Stretching - not bad, but not good
An early remedy to fitting the 4:3 image into a 16:9 screen, was to stretch it.  This made the image about 20-25% wider.  People on screen gained another ten pounds, in addition the ten  the camera adds.  Although this was not ideal, it is better that what most television studios are doing with older footage, the blurry background.

Feel free to get angry at this
See the image above?  That is annoying, just looking at it makes me want to mount some black illustration boards to my television screen.  I will admit, I used to do that on an older TV set to create the "letterbox" look.  Anyway, I know you have seen this blurry border, it is used a lot in news casts when they need to show archival footage or amateur video.  What makes this horrific is, this is video...there is movement.  The movement in the blurred area is annoying and very distracting.  It totally takes away from the action.  These blurred bars are far more a distraction than the letterbox black bars ever were.   Back to the widescreen arguments, the argument was that pan-scan reformatted the movie and did not represent what the film makers wanted the audience to see.  Well, these stupid blurred bars are far worse.  Not only is it a misrepresentation of original work, it creates movement, distractions, where there is/was never any movement.  I hate this, it is down right stupid.  Combine this crap with the shakey cam and you have yourself a seizure waiting to happen.   What I do not understand is, why not just put up vertical black bars?  Now, some studios have created logos to adorn the sides, and this is fine, as long as they do not have any movement.  ESPN does this well, or did this well.  I do not have cable, so I know not of their current format.  Anyway, they used to have their logo on the sides.  I have seen some with scores and other information on the sides, much like the scrolling scores on a typical ESPN broadcast...all good.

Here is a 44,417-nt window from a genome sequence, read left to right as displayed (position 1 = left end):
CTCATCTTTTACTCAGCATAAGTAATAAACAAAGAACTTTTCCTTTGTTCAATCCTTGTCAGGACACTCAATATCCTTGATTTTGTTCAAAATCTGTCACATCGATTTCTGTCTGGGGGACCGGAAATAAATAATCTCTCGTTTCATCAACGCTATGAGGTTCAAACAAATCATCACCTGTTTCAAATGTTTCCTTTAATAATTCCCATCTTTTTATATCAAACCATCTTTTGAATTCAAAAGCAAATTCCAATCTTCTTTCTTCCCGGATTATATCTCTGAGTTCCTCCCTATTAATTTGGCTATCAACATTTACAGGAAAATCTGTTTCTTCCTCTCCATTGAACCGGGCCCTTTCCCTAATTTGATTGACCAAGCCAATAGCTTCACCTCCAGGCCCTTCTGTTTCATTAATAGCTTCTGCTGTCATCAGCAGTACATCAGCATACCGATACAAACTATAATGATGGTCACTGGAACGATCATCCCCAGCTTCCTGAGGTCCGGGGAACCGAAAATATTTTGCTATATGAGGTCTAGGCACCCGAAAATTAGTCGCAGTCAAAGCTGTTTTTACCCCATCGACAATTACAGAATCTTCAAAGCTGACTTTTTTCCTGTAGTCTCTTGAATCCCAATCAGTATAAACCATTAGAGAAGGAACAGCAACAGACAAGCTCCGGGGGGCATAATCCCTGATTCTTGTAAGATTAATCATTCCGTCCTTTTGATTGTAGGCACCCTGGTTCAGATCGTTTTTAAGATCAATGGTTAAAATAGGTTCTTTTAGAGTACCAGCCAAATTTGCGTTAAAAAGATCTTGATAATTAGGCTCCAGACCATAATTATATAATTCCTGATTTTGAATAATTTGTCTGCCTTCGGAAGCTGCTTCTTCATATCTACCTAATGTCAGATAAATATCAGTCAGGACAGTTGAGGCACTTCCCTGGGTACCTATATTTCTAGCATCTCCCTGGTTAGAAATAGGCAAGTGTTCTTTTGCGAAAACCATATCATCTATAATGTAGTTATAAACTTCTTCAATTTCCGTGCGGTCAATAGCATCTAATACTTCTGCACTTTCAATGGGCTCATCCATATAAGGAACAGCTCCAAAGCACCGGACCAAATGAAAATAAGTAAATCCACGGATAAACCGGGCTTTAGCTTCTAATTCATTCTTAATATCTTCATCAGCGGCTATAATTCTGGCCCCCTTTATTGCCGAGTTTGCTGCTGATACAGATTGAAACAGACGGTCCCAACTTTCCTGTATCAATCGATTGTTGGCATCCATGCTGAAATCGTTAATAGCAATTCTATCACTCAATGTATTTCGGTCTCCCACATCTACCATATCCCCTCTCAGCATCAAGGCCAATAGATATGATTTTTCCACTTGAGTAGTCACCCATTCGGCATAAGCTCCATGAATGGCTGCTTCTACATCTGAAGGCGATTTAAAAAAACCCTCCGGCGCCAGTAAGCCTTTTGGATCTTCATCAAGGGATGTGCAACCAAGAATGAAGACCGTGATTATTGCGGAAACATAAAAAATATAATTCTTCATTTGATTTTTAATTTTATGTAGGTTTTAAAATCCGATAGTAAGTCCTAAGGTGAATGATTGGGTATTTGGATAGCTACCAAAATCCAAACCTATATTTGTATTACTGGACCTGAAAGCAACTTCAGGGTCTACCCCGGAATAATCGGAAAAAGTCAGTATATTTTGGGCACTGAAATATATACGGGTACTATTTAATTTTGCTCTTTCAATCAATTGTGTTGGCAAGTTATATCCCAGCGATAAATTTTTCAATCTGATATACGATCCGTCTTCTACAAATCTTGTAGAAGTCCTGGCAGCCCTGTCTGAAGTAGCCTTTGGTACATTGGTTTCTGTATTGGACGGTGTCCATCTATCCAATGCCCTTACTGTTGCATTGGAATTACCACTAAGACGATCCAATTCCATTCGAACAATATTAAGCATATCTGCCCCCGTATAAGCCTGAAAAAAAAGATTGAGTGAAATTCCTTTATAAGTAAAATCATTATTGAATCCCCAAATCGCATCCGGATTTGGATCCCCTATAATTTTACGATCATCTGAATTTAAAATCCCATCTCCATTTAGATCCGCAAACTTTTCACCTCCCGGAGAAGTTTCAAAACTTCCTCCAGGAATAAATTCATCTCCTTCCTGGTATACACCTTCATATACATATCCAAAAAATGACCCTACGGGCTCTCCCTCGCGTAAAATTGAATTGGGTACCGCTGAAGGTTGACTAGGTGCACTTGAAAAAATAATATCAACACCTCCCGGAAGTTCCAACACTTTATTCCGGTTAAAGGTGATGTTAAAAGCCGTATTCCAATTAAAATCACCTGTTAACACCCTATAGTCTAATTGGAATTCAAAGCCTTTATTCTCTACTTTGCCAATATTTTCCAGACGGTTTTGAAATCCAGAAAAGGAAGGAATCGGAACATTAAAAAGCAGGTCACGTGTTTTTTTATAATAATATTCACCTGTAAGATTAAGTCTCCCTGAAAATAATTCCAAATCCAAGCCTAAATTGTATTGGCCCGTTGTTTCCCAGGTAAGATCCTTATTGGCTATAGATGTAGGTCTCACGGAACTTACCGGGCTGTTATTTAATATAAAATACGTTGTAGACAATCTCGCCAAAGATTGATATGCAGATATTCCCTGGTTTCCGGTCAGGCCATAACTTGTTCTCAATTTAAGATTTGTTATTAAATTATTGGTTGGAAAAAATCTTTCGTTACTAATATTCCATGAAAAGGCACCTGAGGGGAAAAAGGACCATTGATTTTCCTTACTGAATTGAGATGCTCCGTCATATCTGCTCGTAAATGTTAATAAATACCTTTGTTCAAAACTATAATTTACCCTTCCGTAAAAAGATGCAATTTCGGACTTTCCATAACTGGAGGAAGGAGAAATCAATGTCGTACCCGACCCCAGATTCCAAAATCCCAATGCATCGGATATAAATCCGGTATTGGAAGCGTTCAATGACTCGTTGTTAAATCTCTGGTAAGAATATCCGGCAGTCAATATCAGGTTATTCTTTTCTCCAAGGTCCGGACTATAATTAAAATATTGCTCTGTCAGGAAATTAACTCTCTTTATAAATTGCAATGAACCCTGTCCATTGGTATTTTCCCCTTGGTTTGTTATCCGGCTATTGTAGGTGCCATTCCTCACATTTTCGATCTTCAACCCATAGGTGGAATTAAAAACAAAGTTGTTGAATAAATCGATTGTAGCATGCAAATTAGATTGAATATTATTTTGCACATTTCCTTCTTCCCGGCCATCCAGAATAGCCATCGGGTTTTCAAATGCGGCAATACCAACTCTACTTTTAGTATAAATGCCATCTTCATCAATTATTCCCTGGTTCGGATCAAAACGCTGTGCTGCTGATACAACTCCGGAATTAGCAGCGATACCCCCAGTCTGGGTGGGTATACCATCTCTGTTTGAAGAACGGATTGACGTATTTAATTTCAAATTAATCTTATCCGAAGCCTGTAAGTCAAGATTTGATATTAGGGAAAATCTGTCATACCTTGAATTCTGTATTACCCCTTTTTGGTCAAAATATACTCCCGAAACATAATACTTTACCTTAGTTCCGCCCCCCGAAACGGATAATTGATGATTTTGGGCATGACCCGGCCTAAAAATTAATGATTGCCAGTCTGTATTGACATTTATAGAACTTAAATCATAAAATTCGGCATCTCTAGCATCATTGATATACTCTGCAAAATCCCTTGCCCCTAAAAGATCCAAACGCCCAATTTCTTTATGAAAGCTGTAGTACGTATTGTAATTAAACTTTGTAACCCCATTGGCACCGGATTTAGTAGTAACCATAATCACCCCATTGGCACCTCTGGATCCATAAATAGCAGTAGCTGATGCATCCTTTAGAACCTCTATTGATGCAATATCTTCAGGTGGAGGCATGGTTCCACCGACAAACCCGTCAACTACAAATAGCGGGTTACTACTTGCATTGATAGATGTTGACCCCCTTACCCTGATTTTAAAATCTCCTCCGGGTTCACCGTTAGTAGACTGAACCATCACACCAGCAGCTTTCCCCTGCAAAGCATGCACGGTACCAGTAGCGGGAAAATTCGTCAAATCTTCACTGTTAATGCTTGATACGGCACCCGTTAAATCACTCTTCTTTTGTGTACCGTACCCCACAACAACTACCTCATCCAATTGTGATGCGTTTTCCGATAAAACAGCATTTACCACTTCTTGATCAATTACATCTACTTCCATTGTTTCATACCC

Once you go black, you never go back